NCAA's weight-room fiasco, clumsy attempts to explain it are the real March Madness

·6 min read
Pictures of the women's weight room, left, vs. the men's posted by Ali Kershner, Stanford sports performance coach for women's basketball. (@kershner.ali/Instagram - image credit)
Pictures of the women's weight room, left, vs. the men's posted by Ali Kershner, Stanford sports performance coach for women's basketball. (@kershner.ali/Instagram - image credit)

This is a column by Morgan Campbell, who writes opinion for CBC Sports. For more information about CBC's Opinion section, please see the FAQ.

By now we can't unsee the side-by-side photos, tweeted out last week by Ali Kershner, a performance coach with Stanford's women's basketball team, and seemingly shared by every Twitter and Instagram user on the continent.

The weight room at an Indianapolis hotel hosting participants in the NCAA men's basketball tournament looked nearly as well-stocked as an on-campus facility. Rows of racks with barbells, rubber-coated weight plates and lifting platforms. Whoever outfitted the space realized the elite athletes present might perform power cleans or snatches, high-revving lifts that end with the lifter dropping the barbell, and need workstations optimized for high-impact.

And the women's facility in San Antonio? A mostly empty ballroom, with a small Christmas tree-shaped rack holding a few pairs of light dumbbells. Whoever stocked that room either didn't know, or didn't care, that elite athletes across the gender spectrum perform the same movements in training. Strength coaches don't program "men's squats" and "women's squats." They program squats.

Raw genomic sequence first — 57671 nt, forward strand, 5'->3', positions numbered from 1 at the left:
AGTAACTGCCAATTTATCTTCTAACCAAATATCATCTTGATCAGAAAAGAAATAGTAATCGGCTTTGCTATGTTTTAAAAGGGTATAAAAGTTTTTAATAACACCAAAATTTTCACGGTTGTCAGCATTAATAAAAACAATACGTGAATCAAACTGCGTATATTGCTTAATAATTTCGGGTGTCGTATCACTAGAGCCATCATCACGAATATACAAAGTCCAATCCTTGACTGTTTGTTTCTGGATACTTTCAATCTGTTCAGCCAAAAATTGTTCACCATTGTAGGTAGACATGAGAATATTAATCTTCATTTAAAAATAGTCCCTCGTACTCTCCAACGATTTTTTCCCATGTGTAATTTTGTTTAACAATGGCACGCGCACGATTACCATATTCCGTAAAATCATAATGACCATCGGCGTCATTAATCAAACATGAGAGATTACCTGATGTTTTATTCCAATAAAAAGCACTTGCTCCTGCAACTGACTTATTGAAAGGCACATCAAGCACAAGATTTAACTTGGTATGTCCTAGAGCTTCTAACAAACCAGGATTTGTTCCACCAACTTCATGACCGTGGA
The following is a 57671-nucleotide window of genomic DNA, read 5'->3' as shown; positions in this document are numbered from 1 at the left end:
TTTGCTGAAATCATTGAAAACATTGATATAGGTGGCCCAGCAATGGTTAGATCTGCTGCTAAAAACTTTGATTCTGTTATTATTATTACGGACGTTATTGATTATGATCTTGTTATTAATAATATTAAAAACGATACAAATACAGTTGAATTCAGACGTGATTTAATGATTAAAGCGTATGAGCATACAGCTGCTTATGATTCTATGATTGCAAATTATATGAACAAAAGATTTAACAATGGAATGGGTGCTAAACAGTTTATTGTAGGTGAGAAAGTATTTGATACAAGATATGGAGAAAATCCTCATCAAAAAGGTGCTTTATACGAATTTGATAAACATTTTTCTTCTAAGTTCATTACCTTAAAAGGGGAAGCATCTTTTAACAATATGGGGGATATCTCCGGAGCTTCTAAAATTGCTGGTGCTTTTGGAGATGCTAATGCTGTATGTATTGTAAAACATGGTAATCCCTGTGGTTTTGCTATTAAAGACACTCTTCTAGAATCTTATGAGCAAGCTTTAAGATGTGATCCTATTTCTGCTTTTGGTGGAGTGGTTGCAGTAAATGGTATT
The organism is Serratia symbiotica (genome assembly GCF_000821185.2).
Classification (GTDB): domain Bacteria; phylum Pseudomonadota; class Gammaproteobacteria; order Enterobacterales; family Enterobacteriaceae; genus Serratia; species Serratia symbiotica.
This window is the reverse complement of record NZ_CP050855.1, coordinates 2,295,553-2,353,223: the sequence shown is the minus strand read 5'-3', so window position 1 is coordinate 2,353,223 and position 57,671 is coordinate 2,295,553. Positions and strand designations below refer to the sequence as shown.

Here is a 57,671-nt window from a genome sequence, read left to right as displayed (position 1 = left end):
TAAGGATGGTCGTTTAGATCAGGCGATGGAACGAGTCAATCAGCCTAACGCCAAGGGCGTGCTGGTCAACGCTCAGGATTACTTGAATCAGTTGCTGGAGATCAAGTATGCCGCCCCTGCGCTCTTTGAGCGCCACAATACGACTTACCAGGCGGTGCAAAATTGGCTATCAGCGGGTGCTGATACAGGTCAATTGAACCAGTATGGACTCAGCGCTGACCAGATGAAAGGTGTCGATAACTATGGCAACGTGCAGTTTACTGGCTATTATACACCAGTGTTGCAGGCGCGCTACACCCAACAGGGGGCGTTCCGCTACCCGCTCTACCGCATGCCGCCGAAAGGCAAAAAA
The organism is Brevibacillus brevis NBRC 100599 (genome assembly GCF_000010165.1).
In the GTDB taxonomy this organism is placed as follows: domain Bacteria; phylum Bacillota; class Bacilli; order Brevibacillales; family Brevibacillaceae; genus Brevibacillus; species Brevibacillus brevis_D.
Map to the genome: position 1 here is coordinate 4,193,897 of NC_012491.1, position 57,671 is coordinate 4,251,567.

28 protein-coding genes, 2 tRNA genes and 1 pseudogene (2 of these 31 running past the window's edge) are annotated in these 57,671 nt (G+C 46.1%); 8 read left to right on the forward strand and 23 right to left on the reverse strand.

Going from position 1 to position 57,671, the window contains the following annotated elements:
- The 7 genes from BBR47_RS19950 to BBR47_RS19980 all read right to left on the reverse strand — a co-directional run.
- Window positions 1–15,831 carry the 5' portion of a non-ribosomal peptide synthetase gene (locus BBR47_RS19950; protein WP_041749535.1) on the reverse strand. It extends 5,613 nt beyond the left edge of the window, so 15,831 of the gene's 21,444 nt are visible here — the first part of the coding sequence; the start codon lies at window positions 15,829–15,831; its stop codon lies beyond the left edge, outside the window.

Before the NCAA could even convene a press conference to explain the disparity, private operators like Dick's Sporting Goods and Tonal volunteered to fill the void. When NCAA basketball VP Dan Gavitt finally addressed reporters on Friday, he called the mismatched weight rooms "a mistake," a signal that the NCAA spent the intervening hours cooking up half-baked spin instead of a plausible response.

Gavitt could, for example, have told us the women's weight room inspiration came from celebrity trainer Tracy Anderson, best-known for keeping actress Gwyneth Paltrow lean using pilates and tiny dumbbells. "No woman should lift more than three pounds," Anderson told Oprah.Com in 2008.

Or he could have blamed the social media staffer who authored this since-deleted tweet about Loyola-Chicago toppling top-seeded Illinois in an intrastate showdown in the men's tournament. The tweet included an outline of the state of Indiana, and Twitter users could tell the difference even if the NCAA's tweeter couldn't. Maybe Gavitt could have explained that the women's equipment, like the map on that tweet, simply landed in the next state, and should arrive quickly from Louisiana.

Or the NCAA could have told the truth — that the organization doesn't value the women's tournament and its athletes the way it does male athletes and their event. It's a fair conclusion to draw given the weight-room drama, as well as the COVID-19 test discrepancy. Men's tournament participants undergo PCR screening; the women's side gets less expensive, less accurate rapid antigen tests. But it's not an argument a serious sports organization can make with a straight face in 2021, when so many other sports industry players are emphasizing gender equity.

The NCAA could also put a gender-neutral business spin on the truth. The men's tournament generates an average $771 million a year in broadcast revenue, and that figure jumps to more than $1 billion in 2025, when a new contract starts. Meanwhile, ESPN airs the women's tournament as part of a 12-year deal worth $500 million total, and includes rights to several other sports. In a strict business sense, you can't argue against devoting more resources to the property that makes more money. But telling that truth undermines the fantasy that big-time college sports in the U.S. exist to provide opportunity and experience for young adults, and not as a big business that enriches a long list of stakeholders, but doesn't pay the talent.